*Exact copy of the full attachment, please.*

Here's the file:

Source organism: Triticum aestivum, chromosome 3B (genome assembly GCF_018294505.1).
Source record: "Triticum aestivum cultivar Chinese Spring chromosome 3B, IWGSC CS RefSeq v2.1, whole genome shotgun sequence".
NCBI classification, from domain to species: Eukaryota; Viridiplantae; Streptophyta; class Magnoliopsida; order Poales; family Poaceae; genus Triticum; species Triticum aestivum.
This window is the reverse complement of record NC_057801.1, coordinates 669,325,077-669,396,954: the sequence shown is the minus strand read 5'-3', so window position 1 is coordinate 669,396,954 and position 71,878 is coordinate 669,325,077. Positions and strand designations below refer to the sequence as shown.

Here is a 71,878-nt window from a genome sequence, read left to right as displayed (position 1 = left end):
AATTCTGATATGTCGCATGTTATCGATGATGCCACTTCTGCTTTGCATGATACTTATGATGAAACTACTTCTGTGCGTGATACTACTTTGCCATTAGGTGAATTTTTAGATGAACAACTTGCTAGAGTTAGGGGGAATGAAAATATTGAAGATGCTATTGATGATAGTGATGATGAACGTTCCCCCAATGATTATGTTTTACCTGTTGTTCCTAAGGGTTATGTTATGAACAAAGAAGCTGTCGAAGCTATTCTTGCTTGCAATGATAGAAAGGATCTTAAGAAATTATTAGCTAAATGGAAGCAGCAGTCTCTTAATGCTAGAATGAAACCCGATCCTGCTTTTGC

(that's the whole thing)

Source organism: Triticum aestivum, chromosome 3B (genome assembly GCF_018294505.1).
Source record: "Triticum aestivum cultivar Chinese Spring chromosome 3B, IWGSC CS RefSeq v2.1, whole genome shotgun sequence".
NCBI classification, from domain to species: Eukaryota; Viridiplantae; Streptophyta; class Magnoliopsida; order Poales; family Poaceae; genus Triticum; species Triticum aestivum.
This window is the reverse complement of record NC_057801.1, coordinates 669,325,077-669,396,954: the sequence shown is the minus strand read 5'-3', so window position 1 is coordinate 669,396,954 and position 71,878 is coordinate 669,325,077. Positions and strand designations below refer to the sequence as shown.

Here is a 71,878-nt window from a genome sequence, read left to right as displayed (position 1 = left end):
AATTCTGATATGTCGCATGTTATCGATGATGCCACTTCTGCTTTGCATGATACTTATGATGAAACTACTTCTGTGCGTGATACTACTTTGCCATTAGGTGAATTTTTAGATGAACAACTTGCTAGAGTTAGGGGGAATGAAAATATTGAAGATGCTATTGATGATAGTGATGATGAACGTTCCCCCAATGATTATGTTTTACCTGTTGTTCCTAAGGGTTATGTTATGAACAAAGAAGCTGTCGAAGCTATTCTTGCTTGCAATGATAGAAAGGATCTTAAGAAATTATTAGCTAAATGGAAGCAGCAGTCTCTTAATGCTAGAATGAAACCCGATCCTGCTTTTGC